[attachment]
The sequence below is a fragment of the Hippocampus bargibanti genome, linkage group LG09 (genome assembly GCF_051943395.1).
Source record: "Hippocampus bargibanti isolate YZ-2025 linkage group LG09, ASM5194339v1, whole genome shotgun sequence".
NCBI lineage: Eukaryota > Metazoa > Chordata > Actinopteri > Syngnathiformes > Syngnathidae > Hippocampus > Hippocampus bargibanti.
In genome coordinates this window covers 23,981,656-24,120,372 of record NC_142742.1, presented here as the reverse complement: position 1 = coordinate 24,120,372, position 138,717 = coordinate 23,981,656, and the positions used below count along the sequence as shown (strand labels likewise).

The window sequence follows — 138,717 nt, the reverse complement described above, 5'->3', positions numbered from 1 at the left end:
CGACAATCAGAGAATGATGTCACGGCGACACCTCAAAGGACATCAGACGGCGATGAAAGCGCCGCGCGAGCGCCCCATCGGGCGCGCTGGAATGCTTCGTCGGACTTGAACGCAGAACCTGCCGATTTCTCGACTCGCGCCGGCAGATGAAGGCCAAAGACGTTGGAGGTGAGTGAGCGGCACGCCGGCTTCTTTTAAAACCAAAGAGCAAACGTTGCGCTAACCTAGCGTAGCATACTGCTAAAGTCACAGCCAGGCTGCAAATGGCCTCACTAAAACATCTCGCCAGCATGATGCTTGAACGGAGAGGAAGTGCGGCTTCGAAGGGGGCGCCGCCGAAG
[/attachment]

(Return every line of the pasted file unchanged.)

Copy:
The sequence below is a fragment of the Hippocampus bargibanti genome, linkage group LG09 (genome assembly GCF_051943395.1).
Source record: "Hippocampus bargibanti isolate YZ-2025 linkage group LG09, ASM5194339v1, whole genome shotgun sequence".
NCBI lineage: Eukaryota > Metazoa > Chordata > Actinopteri > Syngnathiformes > Syngnathidae > Hippocampus > Hippocampus bargibanti.
In genome coordinates this window covers 23,981,656-24,120,372 of record NC_142742.1, presented here as the reverse complement: position 1 = coordinate 24,120,372, position 138,717 = coordinate 23,981,656, and the positions used below count along the sequence as shown (strand labels likewise).

The window sequence follows — 138,717 nt, the reverse complement described above, 5'->3', positions numbered from 1 at the left end:
CGACAATCAGAGAATGATGTCACGGCGACACCTCAAAGGACATCAGACGGCGATGAAAGCGCCGCGCGAGCGCCCCATCGGGCGCGCTGGAATGCTTCGTCGGACTTGAACGCAGAACCTGCCGATTTCTCGACTCGCGCCGGCAGATGAAGGCCAAAGACGTTGGAGGTGAGTGAGCGGCACGCCGGCTTCTTTTAAAACCAAAGAGCAAACGTTGCGCTAACCTAGCGTAGCATACTGCTAAAGTCACAGCCAGGCTGCAAATGGCCTCACTAAAACATCTCGCCAGCATGATGCTTGAACGGAGAGGAAGTGCGGCTTCGAAGGGGGCGCCGCCGAAG